Christmas treats dangerous for pets

December 15, 2010
Pet owners can avoid emergency visits to the vet over the holiday season by following a few simple guidelines. Credit: Lara Waldron.

Pet owners could avoid emergency visits to the vet over the holiday season by following a few simple guidelines from the staff of the University of Adelaide's School of Animal and Veterinary Sciences.

"The last thing people want for their pets during the holiday season is an emergency," says the Head of School, Professor Gail Anderson.

In order to help and their pets enjoy a happy holiday, here are some things to be aware of:


"Chocolate may be full of antioxidants and good for humans in small doses but it is dangerous for our furry friends," Professor Anderson says.

"Chocolate contains ingredients toxic to dogs, namely theobromine and caffeine. Potentially lethal doses are as little as 7 grams of baking chocolate or 60 grams of milk chocolate per kilogram body weight in dogs. That is as little as a teaspoon per kilo of dark chocolate, so little dogs and pups are at greater risk.

"Signs of toxicity include vomiting and diarrhoea within a few hours of eating the chocolate, increased alertness and hyperactivity, then seizures and increased , with collapse and death possibly resulting within 12-36 hours of eating."

Professor Anderson says urgent treatment in these cases is needed, with hospitalisation and careful monitoring for at least 36 hours in some cases. "Obviously, the best thing is to be vigilant and not leave any chocolate unattended - that includes wrapped under the Christmas tree," she says.

Wrappers, ribbons and tinsel

"Pets eating foreign material such as paper, tinsel and ribbons is common at this time of year," Professor Anderson says. "All these things may appear as toys, especially to young animals or cats, and in their playfulness they may inadvertently swallow pieces of string or tinsel.

"This foreign material does not block the gut immediately but passes into the and can cause the gut to concertina on itself and cause obstruction slowly. The animal will go off food and vomit occasionally until the bowel is completely blocked, when vomiting will occur frequently and illness progresses rapidly."

Professor Anderson says the material must be removed surgically, in most cases requiring hospitalisation, intravenous fluid support and gut protective medications while the gut recovers.

"Being aware of how enticing ribbons, string and tinsel are to pets should make us wary and not allow them to play with these materials," she says.

Explore further: The dark chocolate version of Father Christmas is most filling

Related Stories

The dark chocolate version of Father Christmas is most filling

December 10, 2008

New research at the Faculty of Life Sciences (LIFE) at the University of Copenhagen – shows that dark chocolate is far more filling than milk chocolate, lessening our craving for sweet, salty and fatty foods. In other words, ...

Nice but naughty -- our addiction to chocolate

September 11, 2007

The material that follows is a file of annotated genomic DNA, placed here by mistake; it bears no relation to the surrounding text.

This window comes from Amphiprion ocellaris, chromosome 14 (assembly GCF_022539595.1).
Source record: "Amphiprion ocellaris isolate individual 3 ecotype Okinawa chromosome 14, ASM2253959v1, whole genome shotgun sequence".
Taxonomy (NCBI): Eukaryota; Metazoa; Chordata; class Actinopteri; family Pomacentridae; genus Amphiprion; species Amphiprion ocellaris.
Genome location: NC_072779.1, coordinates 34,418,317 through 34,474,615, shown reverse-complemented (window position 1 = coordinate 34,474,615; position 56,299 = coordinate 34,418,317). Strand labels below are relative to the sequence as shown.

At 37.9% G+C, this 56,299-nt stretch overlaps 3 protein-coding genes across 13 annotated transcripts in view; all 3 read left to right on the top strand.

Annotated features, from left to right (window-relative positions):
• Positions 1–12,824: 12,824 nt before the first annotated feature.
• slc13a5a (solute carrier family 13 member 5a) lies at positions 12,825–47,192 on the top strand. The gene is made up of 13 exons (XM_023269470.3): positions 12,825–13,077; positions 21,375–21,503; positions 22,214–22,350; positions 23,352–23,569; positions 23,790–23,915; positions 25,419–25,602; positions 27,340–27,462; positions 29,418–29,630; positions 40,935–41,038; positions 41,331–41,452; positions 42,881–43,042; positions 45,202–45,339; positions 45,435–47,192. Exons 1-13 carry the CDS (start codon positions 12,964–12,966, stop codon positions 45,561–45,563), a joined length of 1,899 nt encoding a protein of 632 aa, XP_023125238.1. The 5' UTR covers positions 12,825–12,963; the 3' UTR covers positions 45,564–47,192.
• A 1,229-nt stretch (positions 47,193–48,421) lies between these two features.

Chocolate is the most widely and frequently craved food. People readily admit to being ‘addicted to chocolate’ or willingly label themselves as ‘chocoholics’. A popular explanation for this is that chocolate contains ...

Can chocolate lower your risk of stroke?

February 11, 2010

Eating chocolate may lower your risk of having a stroke, according to an analysis of available research that will be released today and presented at the American Academy of Neurology's 62nd Annual Meeting in Toronto April ...

Recommended for you

Male dolphins offer gifts to attract females

November 21, 2017

Researchers from The University of Western Australia have captured a rare sexual display: evidence of male humpback dolphins presenting females with large marine sponges in an apparent effort to mate.

Study identifies new malaria parasites in wild bonobos

November 21, 2017

Malaria parasites, although widespread among wild chimpanzees and gorillas, have not been detected in bonobos, a chimp cousin. Reasoning that previous studies may have missed infected bonobo populations, a team led by Beatrice ...

The strange case of the scuba-diving fly

November 20, 2017

More than a century ago, American writer Mark Twain observed a curious phenomenon at Mono Lake, just to the east of Yosemite National Park: enormous numbers of small flies would crawl underwater to forage and lay eggs, but ...

1 comment

Adjust slider to filter visible comments by rank

Display comments: newest first

1 / 5 (1) Dec 16, 2010
60 grams per kilogram!

So a 20lb dog would have to eat 1 full pound of chocolate. Sounds like much ado about nothing. Eating a pound of chocolate isn't easy (unless you're a chocohaulic) especially for a dog. There are 100s of other things a dog would rather eat.

In any case, the author didn't mention the obvious.

It's the "milk" in the chocolate that motivates the dog.

Please sign in to add a comment. Registration is free, and takes less than a minute. Read more

Click here to reset your password.
Sign in to get notified via email when new comments are made.